Risk managers should be involved in the process of procuring IT systems and can learn a lot by visiting other hospitals and seeing different systems in action. That is the view of Dann Brown, immediate past president of the North Texas Society for Healthcare Risk Management.
“I think it’s worth a few thousand dollars to send the risk manager and a few of the staff members over to another hospital that’s already using a system and see how well it is working and maybe shadow a nurse to see what they have to do,” he said.
Brown believes that the sales pitches for health IT systems reveal little about how the system will work in practice. “The canned presentations you get are very smooth, everything flows very nicely, and while you may get some good questions it’s really hard to evaluate something you don’t get to see in real time,” he said. He added that the sales pitches do not usually reveal how the systems will work for people inputting the data.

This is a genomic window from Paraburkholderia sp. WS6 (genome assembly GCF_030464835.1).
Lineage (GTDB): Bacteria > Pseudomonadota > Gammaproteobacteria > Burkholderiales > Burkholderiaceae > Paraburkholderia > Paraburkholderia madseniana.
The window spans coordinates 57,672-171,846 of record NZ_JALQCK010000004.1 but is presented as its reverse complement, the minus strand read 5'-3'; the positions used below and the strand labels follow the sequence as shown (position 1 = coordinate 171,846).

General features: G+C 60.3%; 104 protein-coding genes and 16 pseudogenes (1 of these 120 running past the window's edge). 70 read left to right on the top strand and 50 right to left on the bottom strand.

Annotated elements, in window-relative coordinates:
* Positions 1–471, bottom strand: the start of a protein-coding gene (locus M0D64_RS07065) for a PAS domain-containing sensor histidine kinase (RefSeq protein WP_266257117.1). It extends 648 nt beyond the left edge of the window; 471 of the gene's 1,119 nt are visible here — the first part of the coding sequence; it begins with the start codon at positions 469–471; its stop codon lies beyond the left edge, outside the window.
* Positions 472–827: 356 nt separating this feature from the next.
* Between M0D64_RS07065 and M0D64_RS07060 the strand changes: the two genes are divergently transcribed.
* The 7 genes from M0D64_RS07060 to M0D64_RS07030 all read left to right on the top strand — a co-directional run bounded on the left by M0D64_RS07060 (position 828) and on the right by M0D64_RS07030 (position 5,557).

“When they’re pitching the sales it’s always geared towards the end user, the people who are going to be pulling reports. Very rarely do we get to actually see how it’s going to impact the front end user.”
In order to minimise problems when a new system is introduced, there needs to be excellent communication between risk managers and the IT department.
“The risk manager and the IT department should become good friends,” he said. “If they haven’t spent much time together they really need to start learning how to communicate because we speak completely different languages.”
Risk managers, communication, IT staff